How deeply that boy seeped into the folds of my brain. How strongly he clasped my heart; how warmly, how tenderly I longed for him, for how long. I still have his letters, of course. I no longer have this desire: I’m glad it has gone, I was able to bid it farewell. Not the memory though, not the fondness. I am over him now, but I cannot, and nor do I need to, get over how much I loved him.

Beatrice, I also remember, also fondly, but not on that day. I certainly kissed her, and she me. She was, I’m quite certain, keener on me than I was on her, but I liked her and for a short while it was as if we were together. How strange, to think of it now. But that alone, having been there, the girl with whom I was once almost together, secures her a place in my self. She, too, is part of me, was then, is now.

Wednesday a lunch with a friend. “In all,” I recount to The Tape, I “had a chance to see lots of people.” Also my grandfather. I was “very worried about grandfather, he looked very ill and weak; he was very nice, but I have an impression that any time we meet might be the last time.” So, I think, it proved, on this occasion.

Mercury

My mentality makes me leap as close to the sun as I may without being burnt, without floating adrift, without losing my sense of belonging, if not here, if not there, then in the universalness of it all. There is something wondrous about being me, still, at this age, at this point, which is never a point only but always a wave just as much, at this juncture which is never a coming together only but always as much a moving apart, through this phase which is never as much a beginning as it is also an ending only more so which means it just is; there is intemperance, folly, wisdom and wit to be found where there’s light and there’s the mischief of knowledge: am I really just information?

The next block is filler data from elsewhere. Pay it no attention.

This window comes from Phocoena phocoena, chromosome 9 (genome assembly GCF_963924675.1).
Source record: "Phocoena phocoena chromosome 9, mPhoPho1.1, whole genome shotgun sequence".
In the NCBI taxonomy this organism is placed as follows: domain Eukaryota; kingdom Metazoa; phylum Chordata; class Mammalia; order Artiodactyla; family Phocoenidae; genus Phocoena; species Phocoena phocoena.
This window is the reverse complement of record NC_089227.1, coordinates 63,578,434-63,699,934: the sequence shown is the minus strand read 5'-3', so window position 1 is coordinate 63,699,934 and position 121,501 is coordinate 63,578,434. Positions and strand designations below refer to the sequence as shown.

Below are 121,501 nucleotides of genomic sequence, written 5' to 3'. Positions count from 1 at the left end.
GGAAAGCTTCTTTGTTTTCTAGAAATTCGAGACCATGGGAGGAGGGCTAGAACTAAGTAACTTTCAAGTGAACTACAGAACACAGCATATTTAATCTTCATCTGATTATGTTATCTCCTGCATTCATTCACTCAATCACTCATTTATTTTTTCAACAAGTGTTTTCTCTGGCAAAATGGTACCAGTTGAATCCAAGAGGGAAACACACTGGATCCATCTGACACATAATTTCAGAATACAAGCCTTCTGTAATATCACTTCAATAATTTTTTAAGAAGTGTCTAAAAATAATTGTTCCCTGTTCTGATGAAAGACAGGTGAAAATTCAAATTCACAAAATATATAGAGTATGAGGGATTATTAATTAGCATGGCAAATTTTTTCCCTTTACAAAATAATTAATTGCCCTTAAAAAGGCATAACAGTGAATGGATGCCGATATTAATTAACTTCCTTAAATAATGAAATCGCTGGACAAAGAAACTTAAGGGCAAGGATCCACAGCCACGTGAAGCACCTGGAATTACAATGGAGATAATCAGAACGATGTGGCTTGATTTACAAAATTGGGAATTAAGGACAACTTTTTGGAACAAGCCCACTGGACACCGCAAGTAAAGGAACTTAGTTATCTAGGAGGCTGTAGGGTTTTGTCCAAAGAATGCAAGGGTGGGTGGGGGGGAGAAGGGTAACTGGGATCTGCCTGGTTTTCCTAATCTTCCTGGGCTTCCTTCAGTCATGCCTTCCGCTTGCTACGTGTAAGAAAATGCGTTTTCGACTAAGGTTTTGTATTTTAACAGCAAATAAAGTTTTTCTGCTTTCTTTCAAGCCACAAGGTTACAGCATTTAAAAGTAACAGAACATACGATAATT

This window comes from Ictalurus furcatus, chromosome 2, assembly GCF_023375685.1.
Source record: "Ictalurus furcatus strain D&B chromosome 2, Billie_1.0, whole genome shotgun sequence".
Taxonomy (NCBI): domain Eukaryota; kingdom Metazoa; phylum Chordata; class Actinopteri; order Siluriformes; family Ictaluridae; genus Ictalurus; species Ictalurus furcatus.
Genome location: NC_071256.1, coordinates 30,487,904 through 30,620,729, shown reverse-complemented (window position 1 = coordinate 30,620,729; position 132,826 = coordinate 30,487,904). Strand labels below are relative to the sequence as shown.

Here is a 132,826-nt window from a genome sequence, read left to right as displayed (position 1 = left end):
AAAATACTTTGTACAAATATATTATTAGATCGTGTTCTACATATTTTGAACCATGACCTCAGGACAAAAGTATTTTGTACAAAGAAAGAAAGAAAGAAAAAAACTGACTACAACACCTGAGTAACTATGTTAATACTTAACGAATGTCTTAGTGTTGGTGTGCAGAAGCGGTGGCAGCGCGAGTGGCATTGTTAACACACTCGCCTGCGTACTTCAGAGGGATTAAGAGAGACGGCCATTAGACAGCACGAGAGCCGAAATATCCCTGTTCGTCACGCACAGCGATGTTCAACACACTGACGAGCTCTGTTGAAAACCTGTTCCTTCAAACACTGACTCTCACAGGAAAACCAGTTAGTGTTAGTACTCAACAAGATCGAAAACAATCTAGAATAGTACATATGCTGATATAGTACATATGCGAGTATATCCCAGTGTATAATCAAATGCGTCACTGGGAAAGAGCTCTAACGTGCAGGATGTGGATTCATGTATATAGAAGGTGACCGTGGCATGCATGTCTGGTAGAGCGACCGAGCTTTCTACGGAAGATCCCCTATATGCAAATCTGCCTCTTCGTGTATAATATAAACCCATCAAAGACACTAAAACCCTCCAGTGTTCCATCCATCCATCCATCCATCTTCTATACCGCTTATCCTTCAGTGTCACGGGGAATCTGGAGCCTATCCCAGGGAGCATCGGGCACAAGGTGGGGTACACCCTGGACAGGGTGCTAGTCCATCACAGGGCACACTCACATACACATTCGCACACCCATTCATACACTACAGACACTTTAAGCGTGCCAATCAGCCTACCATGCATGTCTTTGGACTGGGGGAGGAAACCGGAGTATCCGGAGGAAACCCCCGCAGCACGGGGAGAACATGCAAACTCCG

Here on Mercury where a day lasts a couple of years at least by perception my mind is blasted by solar winds and I take hold of my wand meaning to keep it. The power to lull the awake into sleep, to awaken those lost to slumber, to ease the agony of the dying and to quicken the dead. The quickness, the quirkinesses, the quintessentialness of it all. I race around the sun looking out into space and enjoy the ride more than ever I did before. How come youth arrives at an age when it is all but gone? How come it happens twice? The first time with no experience on the fabric of sensations to handle it well, the second time with said fabric so worn that it feels all but threadbare? Will there be a third instance, maybe a fourth? Is it necessary, possible, even, to count? My braincells refuse to collapse and my curiosity gets the better of me, so I keep carving open new synapses firing new thoughts into a continuum that is already awash with ideas.